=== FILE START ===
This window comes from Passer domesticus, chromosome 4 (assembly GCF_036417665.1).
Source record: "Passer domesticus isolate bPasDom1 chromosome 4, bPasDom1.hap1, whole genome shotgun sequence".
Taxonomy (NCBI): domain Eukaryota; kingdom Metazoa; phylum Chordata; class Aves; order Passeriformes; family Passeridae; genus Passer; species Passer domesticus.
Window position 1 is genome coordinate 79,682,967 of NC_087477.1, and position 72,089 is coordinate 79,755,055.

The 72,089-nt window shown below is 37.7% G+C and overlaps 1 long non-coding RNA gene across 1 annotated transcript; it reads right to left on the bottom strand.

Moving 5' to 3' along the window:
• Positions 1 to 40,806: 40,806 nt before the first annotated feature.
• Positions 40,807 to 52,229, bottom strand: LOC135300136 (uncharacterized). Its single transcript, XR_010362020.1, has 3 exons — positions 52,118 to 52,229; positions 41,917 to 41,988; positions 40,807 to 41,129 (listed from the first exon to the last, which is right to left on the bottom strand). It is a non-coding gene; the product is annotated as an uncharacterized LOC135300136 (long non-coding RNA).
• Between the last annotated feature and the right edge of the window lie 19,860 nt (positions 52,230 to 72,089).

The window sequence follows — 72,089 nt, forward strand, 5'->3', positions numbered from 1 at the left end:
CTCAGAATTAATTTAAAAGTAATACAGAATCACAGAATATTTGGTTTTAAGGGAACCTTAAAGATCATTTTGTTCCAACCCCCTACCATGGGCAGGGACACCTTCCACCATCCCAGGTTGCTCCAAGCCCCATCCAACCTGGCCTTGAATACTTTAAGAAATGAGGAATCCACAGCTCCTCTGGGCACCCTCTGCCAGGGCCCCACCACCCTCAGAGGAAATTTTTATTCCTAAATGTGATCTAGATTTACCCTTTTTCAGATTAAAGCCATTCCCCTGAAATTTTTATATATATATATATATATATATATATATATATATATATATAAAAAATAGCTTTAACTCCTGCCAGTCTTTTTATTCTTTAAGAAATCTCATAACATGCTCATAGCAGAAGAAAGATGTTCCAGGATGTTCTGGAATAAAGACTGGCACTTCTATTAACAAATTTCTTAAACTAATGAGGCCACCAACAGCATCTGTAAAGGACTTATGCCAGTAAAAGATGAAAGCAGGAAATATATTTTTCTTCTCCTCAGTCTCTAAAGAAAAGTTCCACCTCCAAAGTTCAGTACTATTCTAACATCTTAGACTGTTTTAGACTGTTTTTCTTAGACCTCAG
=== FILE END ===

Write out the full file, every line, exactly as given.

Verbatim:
This window comes from Passer domesticus, chromosome 4 (assembly GCF_036417665.1).
Source record: "Passer domesticus isolate bPasDom1 chromosome 4, bPasDom1.hap1, whole genome shotgun sequence".
Taxonomy (NCBI): domain Eukaryota; kingdom Metazoa; phylum Chordata; class Aves; order Passeriformes; family Passeridae; genus Passer; species Passer domesticus.
Window position 1 is genome coordinate 79,682,967 of NC_087477.1, and position 72,089 is coordinate 79,755,055.

The 72,089-nt window shown below is 37.7% G+C and overlaps 1 long non-coding RNA gene across 1 annotated transcript; it reads right to left on the bottom strand.

Moving 5' to 3' along the window:
• Positions 1 to 40,806: 40,806 nt before the first annotated feature.
• Positions 40,807 to 52,229, bottom strand: LOC135300136 (uncharacterized). Its single transcript, XR_010362020.1, has 3 exons — positions 52,118 to 52,229; positions 41,917 to 41,988; positions 40,807 to 41,129 (listed from the first exon to the last, which is right to left on the bottom strand). It is a non-coding gene; the product is annotated as an uncharacterized LOC135300136 (long non-coding RNA).
• Between the last annotated feature and the right edge of the window lie 19,860 nt (positions 52,230 to 72,089).

The window sequence follows — 72,089 nt, forward strand, 5'->3', positions numbered from 1 at the left end:
CTCAGAATTAATTTAAAAGTAATACAGAATCACAGAATATTTGGTTTTAAGGGAACCTTAAAGATCATTTTGTTCCAACCCCCTACCATGGGCAGGGACACCTTCCACCATCCCAGGTTGCTCCAAGCCCCATCCAACCTGGCCTTGAATACTTTAAGAAATGAGGAATCCACAGCTCCTCTGGGCACCCTCTGCCAGGGCCCCACCACCCTCAGAGGAAATTTTTATTCCTAAATGTGATCTAGATTTACCCTTTTTCAGATTAAAGCCATTCCCCTGAAATTTTTATATATATATATATATATATATATATATATATATATATATAAAAAATAGCTTTAACTCCTGCCAGTCTTTTTATTCTTTAAGAAATCTCATAACATGCTCATAGCAGAAGAAAGATGTTCCAGGATGTTCTGGAATAAAGACTGGCACTTCTATTAACAAATTTCTTAAACTAATGAGGCCACCAACAGCATCTGTAAAGGACTTATGCCAGTAAAAGATGAAAGCAGGAAATATATTTTTCTTCTCCTCAGTCTCTAAAGAAAAGTTCCACCTCCAAAGTTCAGTACTATTCTAACATCTTAGACTGTTTTAGACTGTTTTTCTTAGACCTCAG